Sunday, May 28, 2006

Curious Pilgrim: On the Road

It was a difficult choice this week, and had my car not been taken from me unexpectedly I may have attended multiple services (providence? It was a wake-up call in the harshest sense of the term--asleep at the wheel--and I was fortunate to come out of it with little more than a cut inside my mouth) There are places here in Eureka, California that I've always been curious about.

After scanning the many possiblilities in the phonebook and listed online I had narrowed my focus to a handful of Pentecostal churches and Faith Center, because I was recently encouraged to include a Foursquare community in my journeys. I was eager to check out Gospel Outreach, which as I discovered arose here in the late seventies and has now reached out and staked claim into countries across the globe. Apparently they border on the cultish--Mandy told me as much. There is also Full Gospel Tabernacle just down the street, which is a United Penecostal congregation--on a side note, I hoped to attend an additional service there this morning, so I approached the building and just inside the doors was caught with a tractor beam of hospitality that almost overwhelmed me. That minor taste--peppered by learning that all the women and girls must wear skirts and the Spirit does in fact descend on Sunday worship--has piqued my desire to seek out some speaking-in-tongues back up in Seattle.

Per your encouragement, I chose Faith Center. It's what everbody's doing, right? Families leaving Sacred Heart and Catholicism for the simple comforts of Christ the savior, baptiser, healer and king. It's a welcoming institution from the first step into the door. I was greeted by a handful of staffers, given a pamphlet and led inside (much the same as Mars Hill, though with more attention). I was directed to a pew, greeted by various neighbors and compelled to join the rousing but overtly religious singing taking place (as opposed to layered within alternative rock). It wasn't until the sermon began that a feeling of difference came down upon me.

Once again, I'm perplexed by this practice of teaching and absorption. The crowd at a Foursquare church, or maybe just an Evangelical one in that particular vein, listens without dissent to things that I'm sure many would dispute if they took a minute to consider them. I wish I knew more of their reactions/opinions. Or maybe I'm wrong, maybe part of the appeal of this setup is the lack of analysis and dialogue. Maybe the passive way is the preferred way for these people.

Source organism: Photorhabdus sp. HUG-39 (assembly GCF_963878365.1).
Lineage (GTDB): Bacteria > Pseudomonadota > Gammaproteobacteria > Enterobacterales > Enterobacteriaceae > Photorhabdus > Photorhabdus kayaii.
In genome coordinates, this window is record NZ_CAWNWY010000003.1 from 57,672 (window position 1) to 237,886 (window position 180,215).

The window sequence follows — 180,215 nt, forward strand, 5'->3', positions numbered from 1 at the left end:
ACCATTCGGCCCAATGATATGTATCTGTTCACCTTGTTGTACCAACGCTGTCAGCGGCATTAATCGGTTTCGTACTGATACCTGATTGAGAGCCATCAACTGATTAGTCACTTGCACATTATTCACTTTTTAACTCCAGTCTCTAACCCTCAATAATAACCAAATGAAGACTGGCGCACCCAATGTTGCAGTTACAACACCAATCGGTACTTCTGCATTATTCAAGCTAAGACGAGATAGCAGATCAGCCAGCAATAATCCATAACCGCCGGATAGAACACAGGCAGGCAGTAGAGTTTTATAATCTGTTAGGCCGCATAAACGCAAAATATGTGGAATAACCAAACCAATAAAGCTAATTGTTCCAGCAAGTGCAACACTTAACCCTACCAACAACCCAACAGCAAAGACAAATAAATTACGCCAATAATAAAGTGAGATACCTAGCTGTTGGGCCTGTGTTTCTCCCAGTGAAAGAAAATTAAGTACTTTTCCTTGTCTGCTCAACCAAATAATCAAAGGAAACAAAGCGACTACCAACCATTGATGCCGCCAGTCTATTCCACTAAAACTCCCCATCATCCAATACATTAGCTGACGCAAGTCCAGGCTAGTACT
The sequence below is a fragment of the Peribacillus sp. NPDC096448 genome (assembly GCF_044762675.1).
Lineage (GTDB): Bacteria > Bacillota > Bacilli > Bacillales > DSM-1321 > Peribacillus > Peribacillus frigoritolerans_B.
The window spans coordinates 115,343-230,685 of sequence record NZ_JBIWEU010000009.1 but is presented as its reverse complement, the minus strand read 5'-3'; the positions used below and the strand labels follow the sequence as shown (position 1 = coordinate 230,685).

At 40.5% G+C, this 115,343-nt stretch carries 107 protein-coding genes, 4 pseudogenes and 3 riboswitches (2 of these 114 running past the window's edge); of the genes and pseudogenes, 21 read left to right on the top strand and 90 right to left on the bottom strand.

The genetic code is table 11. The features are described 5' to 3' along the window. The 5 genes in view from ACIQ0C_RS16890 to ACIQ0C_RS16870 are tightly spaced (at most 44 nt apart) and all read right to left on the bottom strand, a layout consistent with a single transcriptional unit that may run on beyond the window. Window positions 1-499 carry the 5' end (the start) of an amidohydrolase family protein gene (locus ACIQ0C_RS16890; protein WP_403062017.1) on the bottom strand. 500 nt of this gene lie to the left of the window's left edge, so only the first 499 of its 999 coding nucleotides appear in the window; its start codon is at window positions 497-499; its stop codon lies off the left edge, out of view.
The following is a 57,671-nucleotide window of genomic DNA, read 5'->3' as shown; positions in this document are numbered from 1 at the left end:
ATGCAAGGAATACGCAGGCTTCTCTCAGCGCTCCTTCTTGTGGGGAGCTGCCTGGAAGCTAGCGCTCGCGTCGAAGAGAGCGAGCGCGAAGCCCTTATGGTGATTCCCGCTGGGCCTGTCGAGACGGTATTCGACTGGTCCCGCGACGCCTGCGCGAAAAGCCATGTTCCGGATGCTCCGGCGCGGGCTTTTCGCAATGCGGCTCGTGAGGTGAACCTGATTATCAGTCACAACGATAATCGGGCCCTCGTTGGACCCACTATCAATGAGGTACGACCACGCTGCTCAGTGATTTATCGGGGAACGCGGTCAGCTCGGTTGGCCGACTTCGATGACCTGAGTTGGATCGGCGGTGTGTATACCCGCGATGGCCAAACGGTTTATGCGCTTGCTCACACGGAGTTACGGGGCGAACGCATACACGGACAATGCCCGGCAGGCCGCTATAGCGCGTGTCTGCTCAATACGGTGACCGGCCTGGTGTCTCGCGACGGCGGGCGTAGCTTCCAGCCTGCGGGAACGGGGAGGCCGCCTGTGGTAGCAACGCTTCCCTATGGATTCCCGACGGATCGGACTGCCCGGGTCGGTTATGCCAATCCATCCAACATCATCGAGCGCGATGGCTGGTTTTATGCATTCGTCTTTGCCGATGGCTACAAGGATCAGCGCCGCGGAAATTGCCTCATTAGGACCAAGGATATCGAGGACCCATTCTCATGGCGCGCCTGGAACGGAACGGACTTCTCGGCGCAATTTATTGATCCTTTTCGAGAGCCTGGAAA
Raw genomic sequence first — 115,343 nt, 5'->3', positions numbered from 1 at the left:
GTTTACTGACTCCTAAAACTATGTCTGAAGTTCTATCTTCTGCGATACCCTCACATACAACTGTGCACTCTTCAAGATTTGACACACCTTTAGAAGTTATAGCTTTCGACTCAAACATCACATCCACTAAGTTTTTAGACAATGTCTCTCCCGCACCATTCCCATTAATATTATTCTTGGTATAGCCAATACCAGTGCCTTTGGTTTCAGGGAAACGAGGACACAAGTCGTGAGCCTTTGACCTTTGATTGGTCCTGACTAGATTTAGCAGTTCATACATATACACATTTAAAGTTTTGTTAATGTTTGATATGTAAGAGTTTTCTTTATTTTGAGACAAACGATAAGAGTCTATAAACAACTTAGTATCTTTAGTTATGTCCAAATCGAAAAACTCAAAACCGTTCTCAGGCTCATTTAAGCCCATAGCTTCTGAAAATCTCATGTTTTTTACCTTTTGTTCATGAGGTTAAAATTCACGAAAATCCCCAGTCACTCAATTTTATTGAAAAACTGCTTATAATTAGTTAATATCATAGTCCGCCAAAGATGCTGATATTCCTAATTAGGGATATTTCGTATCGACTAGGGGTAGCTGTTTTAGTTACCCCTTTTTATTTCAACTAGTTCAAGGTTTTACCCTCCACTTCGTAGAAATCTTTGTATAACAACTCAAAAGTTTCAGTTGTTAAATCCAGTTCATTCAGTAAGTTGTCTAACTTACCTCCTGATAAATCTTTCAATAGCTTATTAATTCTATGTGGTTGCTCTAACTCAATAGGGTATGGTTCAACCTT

I felt like I was on a televangilical set. The clothes matched, the decor matched, even the delivery of the pastor matched. What I appreciated most was his fervent, reaching-into-your-heart-and-pulling-it-out emotion. Here was a man who fully believed in his words. He made me want to pause the service and say to him, "You know, it's really not that bad. We'll be OK. You'll be OK. If you believe, God will provide for you."

I was encouraged to accept Jesus as my personal savior, but was a conscientious objector. I was told of so many things that I do, or don't do. My human nature seems to be much stronger than any individuality I might exhibit. But what it all comes down to is that the devil's on my tail. I didn't get to see any of that first hand, but I trust that at some point he'll make an appearance. The thing about a Foresquare church service like the Faith Center's is that you do whatever you are going to do internally--prayers, proclamations, deliberations. If you feel so inclined, you can approach someone about it afterward.

But why? Here's an enigma that I can see will figure into my further adventures: what compells people to embrace a religion that doesn't involve participation? Accept Christ, and you're set! Is it the ease? The security? The clarity? I look to the pilgrimage ahead.

I'll be back in Seattle tomorrow; farefwell Faith Center and all the other churches I've yet to experience here in quaint little Eureka. Keep up the good fight.


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